It is well documented that the intake of excess fluids poses the risk of hyponatremia (Adrogué and Madias 2000), which can lead to serious health complications, even to death (Garigan and Ristedt 1999, Adrogué and Madias 2000). In the present study, however, there were no clinically significant, dangerous changes in the results of blood tests in both the experimental group and the control group. In the experimental group during the “water loading” period, lower blood sodium levels were observed, however, the values ​​did not exceed the dangerous threshold (below 135 mmol / l). Nevertheless, the level of aldosterone in the experimental group remained lower throughout the study period than in the control group. The “water loading” protocol used does not increase the risk of hyponatremia and other health hazards. It is risky to consume more than 10 liters of low mineralized water in less than 6 hours, which may pose a health risk (Garigan and Ristedt 1999, Adrogué and Madias 2000). In the future, it would be worth to verify in the study the increase in effectiveness and safety of the protocol being carried out with the implementation of a drastic reduction in dietary sodium supply in the last phase of “water loading” until reaching the culmination of weight loss, which is usually applied by competitors before weighing. We also do not know if the blood sodium concentration did not drop below 135 mmol / l except for the moments in which the diagnosis was performed.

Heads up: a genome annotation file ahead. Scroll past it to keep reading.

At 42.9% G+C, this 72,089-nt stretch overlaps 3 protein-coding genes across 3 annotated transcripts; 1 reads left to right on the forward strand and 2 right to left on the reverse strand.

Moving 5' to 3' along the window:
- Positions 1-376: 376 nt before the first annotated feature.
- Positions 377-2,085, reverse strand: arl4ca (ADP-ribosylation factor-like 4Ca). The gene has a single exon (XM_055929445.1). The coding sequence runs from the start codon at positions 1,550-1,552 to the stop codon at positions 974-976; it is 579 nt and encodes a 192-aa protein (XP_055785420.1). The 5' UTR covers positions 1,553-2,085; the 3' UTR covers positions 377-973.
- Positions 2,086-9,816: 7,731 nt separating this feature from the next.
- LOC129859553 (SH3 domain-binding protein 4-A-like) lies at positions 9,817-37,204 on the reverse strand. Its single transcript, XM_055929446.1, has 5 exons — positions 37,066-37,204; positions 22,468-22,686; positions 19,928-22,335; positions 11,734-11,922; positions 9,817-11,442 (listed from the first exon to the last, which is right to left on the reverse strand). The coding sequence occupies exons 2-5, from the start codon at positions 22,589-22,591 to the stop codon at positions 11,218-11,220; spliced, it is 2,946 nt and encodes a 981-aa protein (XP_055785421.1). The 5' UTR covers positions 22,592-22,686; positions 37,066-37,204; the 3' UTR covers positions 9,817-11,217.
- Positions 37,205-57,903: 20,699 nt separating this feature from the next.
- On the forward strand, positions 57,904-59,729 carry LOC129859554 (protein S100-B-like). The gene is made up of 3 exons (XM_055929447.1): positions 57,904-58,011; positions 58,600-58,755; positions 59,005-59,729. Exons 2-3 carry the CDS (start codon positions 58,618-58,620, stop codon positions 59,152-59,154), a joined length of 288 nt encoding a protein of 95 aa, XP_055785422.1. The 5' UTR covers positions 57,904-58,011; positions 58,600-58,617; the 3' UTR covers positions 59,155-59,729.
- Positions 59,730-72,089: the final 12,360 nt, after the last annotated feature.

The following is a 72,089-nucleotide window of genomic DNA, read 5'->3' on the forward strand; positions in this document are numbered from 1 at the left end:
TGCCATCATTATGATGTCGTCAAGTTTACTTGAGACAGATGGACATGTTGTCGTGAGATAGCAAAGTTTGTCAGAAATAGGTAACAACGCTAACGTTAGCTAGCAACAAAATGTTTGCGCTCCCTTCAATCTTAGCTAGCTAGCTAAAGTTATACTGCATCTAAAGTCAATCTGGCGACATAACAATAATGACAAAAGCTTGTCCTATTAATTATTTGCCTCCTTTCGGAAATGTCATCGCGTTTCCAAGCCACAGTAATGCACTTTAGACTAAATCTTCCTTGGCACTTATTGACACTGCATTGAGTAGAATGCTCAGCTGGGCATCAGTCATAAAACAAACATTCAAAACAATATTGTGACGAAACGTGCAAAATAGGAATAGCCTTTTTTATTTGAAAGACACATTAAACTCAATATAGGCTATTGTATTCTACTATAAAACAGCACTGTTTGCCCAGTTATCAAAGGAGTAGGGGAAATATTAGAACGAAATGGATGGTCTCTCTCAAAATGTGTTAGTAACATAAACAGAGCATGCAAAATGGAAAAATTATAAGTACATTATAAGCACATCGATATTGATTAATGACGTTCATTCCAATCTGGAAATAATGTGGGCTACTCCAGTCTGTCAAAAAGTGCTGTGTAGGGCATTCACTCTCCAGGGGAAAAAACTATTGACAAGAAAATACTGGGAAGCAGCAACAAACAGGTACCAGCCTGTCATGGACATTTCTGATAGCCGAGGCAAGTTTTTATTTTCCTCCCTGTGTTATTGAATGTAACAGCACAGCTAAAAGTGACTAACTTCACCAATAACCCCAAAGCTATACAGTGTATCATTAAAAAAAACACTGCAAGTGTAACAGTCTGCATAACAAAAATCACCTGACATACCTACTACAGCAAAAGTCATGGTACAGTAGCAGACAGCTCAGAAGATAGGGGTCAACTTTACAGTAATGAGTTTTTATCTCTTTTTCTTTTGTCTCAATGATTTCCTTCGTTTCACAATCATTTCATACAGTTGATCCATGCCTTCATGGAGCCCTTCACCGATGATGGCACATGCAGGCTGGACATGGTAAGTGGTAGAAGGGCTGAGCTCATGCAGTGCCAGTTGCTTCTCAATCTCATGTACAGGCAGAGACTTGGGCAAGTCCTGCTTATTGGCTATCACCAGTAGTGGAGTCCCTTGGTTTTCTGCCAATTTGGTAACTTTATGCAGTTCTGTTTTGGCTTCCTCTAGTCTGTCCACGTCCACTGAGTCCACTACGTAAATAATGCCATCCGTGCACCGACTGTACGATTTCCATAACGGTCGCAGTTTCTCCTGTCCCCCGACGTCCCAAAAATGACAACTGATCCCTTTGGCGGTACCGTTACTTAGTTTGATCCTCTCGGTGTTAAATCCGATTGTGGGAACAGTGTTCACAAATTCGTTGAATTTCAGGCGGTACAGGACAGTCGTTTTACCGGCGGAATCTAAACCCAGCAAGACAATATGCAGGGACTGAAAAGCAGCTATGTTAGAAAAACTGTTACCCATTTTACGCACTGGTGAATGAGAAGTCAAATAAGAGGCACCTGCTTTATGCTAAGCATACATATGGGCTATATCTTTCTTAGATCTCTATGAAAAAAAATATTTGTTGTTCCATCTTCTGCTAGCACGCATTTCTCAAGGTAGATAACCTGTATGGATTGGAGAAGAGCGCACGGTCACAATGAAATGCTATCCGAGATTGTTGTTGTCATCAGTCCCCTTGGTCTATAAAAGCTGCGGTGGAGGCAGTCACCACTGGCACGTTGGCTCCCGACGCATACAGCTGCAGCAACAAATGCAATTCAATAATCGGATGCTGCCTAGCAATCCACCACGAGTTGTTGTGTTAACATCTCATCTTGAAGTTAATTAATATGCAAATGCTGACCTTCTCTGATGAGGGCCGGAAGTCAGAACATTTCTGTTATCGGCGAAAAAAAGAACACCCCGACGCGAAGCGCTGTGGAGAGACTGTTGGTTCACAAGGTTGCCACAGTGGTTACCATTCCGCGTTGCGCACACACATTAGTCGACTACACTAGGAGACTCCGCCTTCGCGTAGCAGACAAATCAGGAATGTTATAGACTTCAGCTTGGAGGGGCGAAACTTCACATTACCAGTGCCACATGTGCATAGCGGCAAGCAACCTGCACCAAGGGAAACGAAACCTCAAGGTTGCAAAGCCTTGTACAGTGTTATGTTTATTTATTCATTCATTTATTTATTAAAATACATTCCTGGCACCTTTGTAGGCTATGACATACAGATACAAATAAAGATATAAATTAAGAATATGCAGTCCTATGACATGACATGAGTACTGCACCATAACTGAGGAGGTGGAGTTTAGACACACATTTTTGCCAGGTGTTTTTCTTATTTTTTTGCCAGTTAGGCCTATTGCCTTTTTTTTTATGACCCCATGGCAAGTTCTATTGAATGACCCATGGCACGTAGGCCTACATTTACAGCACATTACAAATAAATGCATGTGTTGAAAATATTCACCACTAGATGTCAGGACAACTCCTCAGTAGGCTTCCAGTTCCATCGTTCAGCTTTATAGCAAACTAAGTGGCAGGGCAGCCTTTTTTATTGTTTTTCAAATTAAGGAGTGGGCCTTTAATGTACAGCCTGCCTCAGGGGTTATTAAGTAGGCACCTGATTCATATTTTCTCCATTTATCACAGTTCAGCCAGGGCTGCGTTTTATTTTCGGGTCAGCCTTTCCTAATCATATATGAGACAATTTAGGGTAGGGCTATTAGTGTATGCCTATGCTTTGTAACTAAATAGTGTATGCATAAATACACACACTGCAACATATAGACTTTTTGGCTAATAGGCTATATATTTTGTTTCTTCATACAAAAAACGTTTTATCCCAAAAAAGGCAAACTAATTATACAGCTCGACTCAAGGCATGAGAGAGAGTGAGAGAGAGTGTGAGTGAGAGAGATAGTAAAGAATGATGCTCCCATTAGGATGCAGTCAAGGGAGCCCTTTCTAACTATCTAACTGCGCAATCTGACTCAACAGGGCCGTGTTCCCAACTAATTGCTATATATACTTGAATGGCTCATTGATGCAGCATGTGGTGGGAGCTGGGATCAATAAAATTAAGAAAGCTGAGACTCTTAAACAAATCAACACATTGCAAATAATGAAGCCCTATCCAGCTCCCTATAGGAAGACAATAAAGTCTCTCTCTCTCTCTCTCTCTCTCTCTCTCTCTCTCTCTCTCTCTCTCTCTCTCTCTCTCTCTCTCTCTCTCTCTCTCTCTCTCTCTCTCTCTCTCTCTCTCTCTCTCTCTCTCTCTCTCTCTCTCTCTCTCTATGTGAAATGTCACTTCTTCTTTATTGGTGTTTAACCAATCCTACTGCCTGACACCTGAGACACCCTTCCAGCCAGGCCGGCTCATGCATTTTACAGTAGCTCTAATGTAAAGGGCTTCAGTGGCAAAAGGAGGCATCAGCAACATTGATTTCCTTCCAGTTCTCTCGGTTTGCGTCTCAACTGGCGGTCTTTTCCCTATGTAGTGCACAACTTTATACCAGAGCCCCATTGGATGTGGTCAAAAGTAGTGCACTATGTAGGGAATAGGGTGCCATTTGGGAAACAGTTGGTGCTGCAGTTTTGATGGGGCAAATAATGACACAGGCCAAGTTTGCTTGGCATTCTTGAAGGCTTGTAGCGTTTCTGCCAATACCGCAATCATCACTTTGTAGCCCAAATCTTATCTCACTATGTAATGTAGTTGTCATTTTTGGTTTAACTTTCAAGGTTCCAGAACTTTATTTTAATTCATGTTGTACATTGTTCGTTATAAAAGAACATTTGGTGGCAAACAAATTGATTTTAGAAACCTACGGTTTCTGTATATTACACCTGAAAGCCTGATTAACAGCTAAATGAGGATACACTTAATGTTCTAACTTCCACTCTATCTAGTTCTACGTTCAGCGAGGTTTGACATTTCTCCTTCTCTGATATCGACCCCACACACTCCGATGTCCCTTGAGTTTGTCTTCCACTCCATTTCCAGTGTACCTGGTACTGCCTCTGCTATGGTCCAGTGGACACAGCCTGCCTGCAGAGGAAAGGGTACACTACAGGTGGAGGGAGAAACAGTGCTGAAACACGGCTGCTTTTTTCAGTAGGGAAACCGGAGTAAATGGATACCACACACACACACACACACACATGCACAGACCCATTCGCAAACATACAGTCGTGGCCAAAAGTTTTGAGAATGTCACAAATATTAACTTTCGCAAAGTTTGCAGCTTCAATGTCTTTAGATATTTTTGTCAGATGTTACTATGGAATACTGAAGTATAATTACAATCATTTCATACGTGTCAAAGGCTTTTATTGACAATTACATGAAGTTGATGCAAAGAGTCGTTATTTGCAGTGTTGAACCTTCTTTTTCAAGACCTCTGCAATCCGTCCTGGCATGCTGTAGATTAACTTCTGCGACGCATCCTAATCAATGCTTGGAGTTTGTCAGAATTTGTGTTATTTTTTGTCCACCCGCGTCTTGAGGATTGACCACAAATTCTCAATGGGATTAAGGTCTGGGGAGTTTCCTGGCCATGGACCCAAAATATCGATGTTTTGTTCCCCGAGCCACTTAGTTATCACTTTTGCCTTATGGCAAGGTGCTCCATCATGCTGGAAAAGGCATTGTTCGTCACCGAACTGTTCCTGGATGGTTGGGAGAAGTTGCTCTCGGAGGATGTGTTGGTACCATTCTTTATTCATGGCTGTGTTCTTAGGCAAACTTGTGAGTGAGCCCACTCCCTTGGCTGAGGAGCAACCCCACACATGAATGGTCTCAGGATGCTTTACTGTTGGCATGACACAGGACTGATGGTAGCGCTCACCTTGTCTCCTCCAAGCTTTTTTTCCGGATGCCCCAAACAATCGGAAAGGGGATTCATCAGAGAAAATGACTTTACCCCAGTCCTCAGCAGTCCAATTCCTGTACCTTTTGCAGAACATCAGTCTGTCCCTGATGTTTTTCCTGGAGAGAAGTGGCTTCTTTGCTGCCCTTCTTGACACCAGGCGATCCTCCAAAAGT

The effect obtained in the experimental group is related to the inhibition of vasopressin secretion during the “water loading” period. Participants in the experimental group maintained an average lower level of vasopressin on days 1-3 from participants in the control group. The concentration of sodium in the blood was lower in the “water loading” group, however, it was unified with the control group after the cessation of the loading procedure. Because vasopressin is under the influence of osmoregulation (Robertson et al., 1976), the decreasing content of sodium in the blood and the high water supply have affected the observed suppression of vasopressin. In addition, vasopressin combines with vasopressin-2 (V2R) receptors found in the renal tubules. This initiates a cascade that increases the permeability of collecting channels, and hence the reabsorption of water, by changing the density of aquaporin channels (Verbalis 2003), in particular the channels of aquaporin-2 (AQP2). Conversely, in the absence of vasopressin, the AQP2 channels (hence water reabsorption) are reduced (Verbalis 2003). This mechanism was directly observed in rodent models – with a 24 hour water load, there was a reduction in intra-epithelial AQP2 channels and a reduction in water permeability in the kidney collection channels (Lankford, et al., 1991, Knepper 1997). In addition, vasopressin infusion has been shown to increase mRNA for AQP2 channels (Knepper 1997). In rats unable to produce endogenous vasopressin, exogenous vasopressin may take 3-5 days to elapse before the mRNA expression of the AQP2 channels returns to normal (Kishore et al., 1996). While the current data can not fully confirm this hypothesis, this mechanism probably explains the persistent loss of fluids visible after water restriction in the experimental group. In a word, the increasing level of vasopressin after discontinuation of “water loading” affects the AQP2 channels causing delayed water retention – during this time, players are able to get rid of excess water from the body.